What are V1G, V2G and V2H / V2B / V2X smart charging? | Integrating electric vehicles into power grid


Increasing electric vehicle transportation, thus the burden they can bring to power grids and transmission infrastructure are inevitable! (read also: Increasing electric vehicles would destroy power grids & infrastructure: Is it true?). 

However, the extent of negative impacts on peak demand & grid infrastructure can be mitigated by integrating EVs into the grid via smart charging. If charged smartly, electric vehicles can not only avoid adding stress to the local grid but also provide services to fill flexibility gaps both on the local level and on the system level. 

This article may give an overview of how these smart charging implementations work and how the EVs could help to improve local load curve, avoid investment in peaking generation capacity, as well as mitigate grid reinforcement needs. 


Levels of Vehicle-to-grid integration:

Different forms of vehicle-to grid integration smart charging implementation are possible – based on charging infrastructure and customer’s willingness. In a broad sense, the smart charging of electric vehicles can be divided into five forms: Uncontrolled smart charging, Basic control, V1G – Unidirectional control, V2G- Vehicle to Grid, and V2H/V2B/V2X bidirectional charging

Note: Local load management (LLM) and active/static load balancing of charging stations are different; this article focuses on smart charging scenarios when the charging cycle can be altered by external events, and the EV effectively integrates with the whole power system in a grid. 


Source: IRENA - International Renewable Energy Agency

1. Uncontrolled but with time-of-use smart charging:

The simplest form of smart charging is the time-of-use optimization – that encourages consumers to defer their charging from peak to off-peak periods.

This time-optimized smart charging implementation is relatively simple, does not need any control from external stakeholders. However, it proves to be relatively effective at delaying EV charging until off-peak hours at low EV penetration levels.

Below experiment conducted by Mckinsey in the US shows that mid-night time-of-use smart charging optimization reduced peak grid demand close to 50%. (from +30% peak demand to +16%).



2. Unidirectional controlled charging (V1G):

V1G refers to unidirectional controlled charging where electric vehicles or charging infrastructure adjust their rate of charging based on control signals from the grid operator.

Open Smart Charging Protocol (OSCP) in combination with OCPP facilities a 24-hour prediction of the local available capacity of every region to the Charge Spot Operator. The CPO will then fit the charging profiles of the electrical vehicles within the boundaries of the available capacity.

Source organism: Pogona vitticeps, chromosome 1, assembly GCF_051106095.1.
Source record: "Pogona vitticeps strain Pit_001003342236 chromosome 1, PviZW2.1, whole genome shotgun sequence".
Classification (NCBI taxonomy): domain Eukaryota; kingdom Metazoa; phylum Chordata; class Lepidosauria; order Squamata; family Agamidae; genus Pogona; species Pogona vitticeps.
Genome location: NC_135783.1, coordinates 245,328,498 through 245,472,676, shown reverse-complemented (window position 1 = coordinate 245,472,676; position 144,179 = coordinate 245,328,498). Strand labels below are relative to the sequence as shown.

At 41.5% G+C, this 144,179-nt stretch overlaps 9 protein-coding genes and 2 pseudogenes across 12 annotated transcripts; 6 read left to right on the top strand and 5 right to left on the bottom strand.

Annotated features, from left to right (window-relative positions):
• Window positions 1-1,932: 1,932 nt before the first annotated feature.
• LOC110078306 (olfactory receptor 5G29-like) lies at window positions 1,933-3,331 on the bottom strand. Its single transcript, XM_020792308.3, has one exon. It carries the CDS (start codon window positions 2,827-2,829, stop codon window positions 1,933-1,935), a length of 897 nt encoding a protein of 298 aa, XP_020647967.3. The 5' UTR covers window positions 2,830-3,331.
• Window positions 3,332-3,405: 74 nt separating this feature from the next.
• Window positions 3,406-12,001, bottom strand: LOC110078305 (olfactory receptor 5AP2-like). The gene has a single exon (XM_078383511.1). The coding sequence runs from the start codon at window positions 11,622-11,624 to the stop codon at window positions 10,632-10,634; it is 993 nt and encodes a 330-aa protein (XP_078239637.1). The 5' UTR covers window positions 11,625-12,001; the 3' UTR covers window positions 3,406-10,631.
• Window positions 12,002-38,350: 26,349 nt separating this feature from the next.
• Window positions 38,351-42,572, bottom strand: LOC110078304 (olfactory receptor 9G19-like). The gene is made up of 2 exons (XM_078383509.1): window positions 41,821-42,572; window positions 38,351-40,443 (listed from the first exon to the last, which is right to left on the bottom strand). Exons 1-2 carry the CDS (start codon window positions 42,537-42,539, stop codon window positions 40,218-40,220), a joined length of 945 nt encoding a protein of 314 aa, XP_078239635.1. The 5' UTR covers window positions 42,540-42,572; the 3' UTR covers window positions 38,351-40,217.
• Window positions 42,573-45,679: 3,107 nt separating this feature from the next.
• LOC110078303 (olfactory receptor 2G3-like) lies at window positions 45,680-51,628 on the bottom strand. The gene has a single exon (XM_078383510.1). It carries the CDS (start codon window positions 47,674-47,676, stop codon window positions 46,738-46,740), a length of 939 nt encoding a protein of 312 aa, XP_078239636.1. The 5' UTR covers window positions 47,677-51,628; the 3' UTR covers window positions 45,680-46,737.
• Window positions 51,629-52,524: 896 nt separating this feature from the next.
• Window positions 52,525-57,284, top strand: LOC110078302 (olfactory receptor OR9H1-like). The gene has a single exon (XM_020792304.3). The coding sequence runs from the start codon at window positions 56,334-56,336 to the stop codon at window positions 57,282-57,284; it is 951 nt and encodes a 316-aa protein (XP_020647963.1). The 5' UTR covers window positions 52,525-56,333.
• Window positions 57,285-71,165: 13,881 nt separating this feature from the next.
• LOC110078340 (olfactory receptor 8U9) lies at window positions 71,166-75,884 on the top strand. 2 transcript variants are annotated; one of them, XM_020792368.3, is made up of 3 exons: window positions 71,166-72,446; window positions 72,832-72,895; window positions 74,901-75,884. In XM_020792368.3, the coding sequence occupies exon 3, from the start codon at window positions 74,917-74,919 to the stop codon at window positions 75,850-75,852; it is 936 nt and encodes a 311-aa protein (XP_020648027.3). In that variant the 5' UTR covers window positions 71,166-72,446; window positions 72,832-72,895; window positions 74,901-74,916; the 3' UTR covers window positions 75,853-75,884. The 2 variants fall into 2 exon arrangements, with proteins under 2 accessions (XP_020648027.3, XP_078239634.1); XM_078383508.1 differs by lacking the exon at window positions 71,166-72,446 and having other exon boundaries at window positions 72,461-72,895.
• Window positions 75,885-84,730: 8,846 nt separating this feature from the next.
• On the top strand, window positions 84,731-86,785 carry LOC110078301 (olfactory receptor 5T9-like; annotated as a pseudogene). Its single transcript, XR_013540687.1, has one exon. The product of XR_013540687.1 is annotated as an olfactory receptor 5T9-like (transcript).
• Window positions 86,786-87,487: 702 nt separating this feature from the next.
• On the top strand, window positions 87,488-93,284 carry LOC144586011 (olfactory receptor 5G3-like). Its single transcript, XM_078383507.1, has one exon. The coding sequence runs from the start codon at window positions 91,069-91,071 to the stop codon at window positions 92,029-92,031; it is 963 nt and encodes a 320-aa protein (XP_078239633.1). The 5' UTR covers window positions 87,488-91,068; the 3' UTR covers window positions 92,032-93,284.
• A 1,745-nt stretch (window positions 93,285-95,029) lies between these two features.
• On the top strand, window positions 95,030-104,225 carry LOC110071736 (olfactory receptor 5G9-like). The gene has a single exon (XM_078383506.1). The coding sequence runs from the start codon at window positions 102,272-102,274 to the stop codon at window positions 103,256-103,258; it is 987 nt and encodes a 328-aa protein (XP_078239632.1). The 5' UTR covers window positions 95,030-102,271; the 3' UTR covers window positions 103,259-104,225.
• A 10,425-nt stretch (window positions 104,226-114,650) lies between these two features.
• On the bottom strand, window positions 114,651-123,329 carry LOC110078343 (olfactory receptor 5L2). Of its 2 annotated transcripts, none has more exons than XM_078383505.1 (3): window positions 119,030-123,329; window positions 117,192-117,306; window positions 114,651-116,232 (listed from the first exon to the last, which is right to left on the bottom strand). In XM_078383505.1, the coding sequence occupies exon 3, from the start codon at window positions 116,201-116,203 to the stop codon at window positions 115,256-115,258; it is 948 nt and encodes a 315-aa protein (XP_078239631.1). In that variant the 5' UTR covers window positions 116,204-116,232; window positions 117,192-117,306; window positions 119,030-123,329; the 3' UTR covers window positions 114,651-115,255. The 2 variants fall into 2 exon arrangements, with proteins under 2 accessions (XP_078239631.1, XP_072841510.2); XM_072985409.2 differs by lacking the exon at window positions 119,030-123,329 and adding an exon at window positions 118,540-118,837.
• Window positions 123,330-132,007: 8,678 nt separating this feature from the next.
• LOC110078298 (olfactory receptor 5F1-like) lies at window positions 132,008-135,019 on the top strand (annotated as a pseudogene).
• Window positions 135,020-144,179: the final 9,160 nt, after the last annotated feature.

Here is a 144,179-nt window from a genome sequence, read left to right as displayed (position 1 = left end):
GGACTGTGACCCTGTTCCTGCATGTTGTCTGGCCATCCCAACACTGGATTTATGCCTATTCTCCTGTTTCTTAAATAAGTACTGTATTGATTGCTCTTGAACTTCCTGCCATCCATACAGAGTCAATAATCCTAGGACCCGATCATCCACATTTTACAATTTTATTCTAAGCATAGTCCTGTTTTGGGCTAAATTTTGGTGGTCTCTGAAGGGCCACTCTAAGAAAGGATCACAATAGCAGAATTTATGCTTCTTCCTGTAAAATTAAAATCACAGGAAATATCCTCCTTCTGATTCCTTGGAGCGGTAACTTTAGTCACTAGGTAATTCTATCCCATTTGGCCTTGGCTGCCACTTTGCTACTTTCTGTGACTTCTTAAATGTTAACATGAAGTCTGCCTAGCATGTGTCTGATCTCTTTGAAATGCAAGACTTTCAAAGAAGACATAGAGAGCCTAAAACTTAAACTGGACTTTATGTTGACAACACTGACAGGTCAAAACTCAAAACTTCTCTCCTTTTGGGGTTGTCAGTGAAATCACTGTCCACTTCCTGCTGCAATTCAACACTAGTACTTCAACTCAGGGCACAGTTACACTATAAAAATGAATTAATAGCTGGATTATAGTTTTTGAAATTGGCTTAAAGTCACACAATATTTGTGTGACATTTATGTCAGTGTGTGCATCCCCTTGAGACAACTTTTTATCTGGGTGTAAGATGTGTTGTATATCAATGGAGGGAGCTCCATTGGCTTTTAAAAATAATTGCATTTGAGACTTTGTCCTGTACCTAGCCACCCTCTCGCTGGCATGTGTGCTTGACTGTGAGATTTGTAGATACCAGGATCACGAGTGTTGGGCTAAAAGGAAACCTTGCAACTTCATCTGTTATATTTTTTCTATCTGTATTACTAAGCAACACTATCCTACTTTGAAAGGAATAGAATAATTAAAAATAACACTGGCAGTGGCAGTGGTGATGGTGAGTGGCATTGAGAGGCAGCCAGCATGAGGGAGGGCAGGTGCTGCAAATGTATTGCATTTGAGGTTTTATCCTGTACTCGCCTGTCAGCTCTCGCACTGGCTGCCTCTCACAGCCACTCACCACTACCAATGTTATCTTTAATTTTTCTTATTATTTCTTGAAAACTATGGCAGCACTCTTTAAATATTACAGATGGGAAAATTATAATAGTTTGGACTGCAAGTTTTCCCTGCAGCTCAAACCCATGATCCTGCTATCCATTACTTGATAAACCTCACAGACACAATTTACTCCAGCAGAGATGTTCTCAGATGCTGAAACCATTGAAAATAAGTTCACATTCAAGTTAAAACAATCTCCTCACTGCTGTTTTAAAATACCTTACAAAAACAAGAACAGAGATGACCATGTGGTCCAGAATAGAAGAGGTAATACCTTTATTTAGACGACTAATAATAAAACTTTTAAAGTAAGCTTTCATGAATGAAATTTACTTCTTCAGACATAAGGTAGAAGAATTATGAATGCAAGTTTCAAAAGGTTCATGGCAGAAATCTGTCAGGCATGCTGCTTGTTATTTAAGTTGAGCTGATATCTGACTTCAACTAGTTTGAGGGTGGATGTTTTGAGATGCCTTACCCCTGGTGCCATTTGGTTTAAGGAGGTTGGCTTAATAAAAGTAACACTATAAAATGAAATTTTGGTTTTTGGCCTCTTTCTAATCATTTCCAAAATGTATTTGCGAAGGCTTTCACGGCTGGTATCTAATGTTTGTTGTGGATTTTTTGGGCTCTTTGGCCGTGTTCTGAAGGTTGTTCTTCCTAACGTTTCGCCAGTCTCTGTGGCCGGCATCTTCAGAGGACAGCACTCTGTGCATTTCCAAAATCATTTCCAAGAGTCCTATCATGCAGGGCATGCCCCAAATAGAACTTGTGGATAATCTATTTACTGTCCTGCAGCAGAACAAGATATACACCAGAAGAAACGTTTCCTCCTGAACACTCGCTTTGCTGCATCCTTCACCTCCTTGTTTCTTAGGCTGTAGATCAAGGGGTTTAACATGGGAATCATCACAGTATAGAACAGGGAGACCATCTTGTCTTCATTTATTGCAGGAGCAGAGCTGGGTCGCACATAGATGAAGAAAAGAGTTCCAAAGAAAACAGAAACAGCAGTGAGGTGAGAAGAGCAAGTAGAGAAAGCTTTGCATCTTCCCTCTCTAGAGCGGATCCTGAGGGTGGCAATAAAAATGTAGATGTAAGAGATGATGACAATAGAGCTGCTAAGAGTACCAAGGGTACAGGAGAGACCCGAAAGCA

3. Bidirectional V2H / V2B / V2X smart charging:

Vehicle-to-home (V2H) or vehicle-to-building (V2B) or vehicle-to-everything (V2X) do not typically directly affect grid performance. but creates a balance within the local environment.

The EV is used as a residential back-up power supply during periods of power outage or for increasing self-consumption of energy produced on-site (demand charge avoidance).

Unlike more mature V1G solutions, V2X has not yet reached market deployment, apart from Japan where commercial V2H solutions have been available since 2012 as back-up a solution in case of electricity black-out. (especially after the Fukushima tragedy).



4. Bidirectional Vehicle-to-grid (V2G):

Vehicle-to-grid (V2G) is one step further than controlling their demand for electricity (V1G) and using the bidirectional (dis-)charging for self-consumption (V2H/B.X). With V2G, the electric vehicles could be equipped to actually provide electricity to the grid.

The utility / transmission system operator may be willing to purchase energy from customers during periods of peak demand, and/or to use the EV battery capacity for providing ancillary services, such as balancing and frequency control, including primary frequency regulation and secondary reserve. Thus, V2G is in most applications deemed to have higher potential commercial value than V2B or V2H. 



Below is a summary of all the above explained smart charging implementations:

Type of V-G-integration
What is it?
What problem does it solve?
Uncontrolled, but with time-of-use optimization
Change charging pattern from peak to off-peak periods.
Uncontrolled (simple on/off charging based on time)
Peak shaving; reduces peak use demand.
Unidirectional controlled (V1G)
Increase and decrease charging speed (current) based on real-time demand forecasts from DSOs
Helps in grid congestion management
Bidirectional vehicle to-
home/building/anything (V2H/V2B/V2X)
EV is used as a residential power during periods of power outage; and/or enables increased self-consumption of home/building.
Reduces not only peak use demand, but eases of the overall grid capacity demand for a home/building.
Bidirectional vehicle-to-grid (V2G) and grid-to-vehicle (G2V)
EV is equipped to feed-back electricity to the grid
Provides flexibility on power capacity and peak demand on large-scale.

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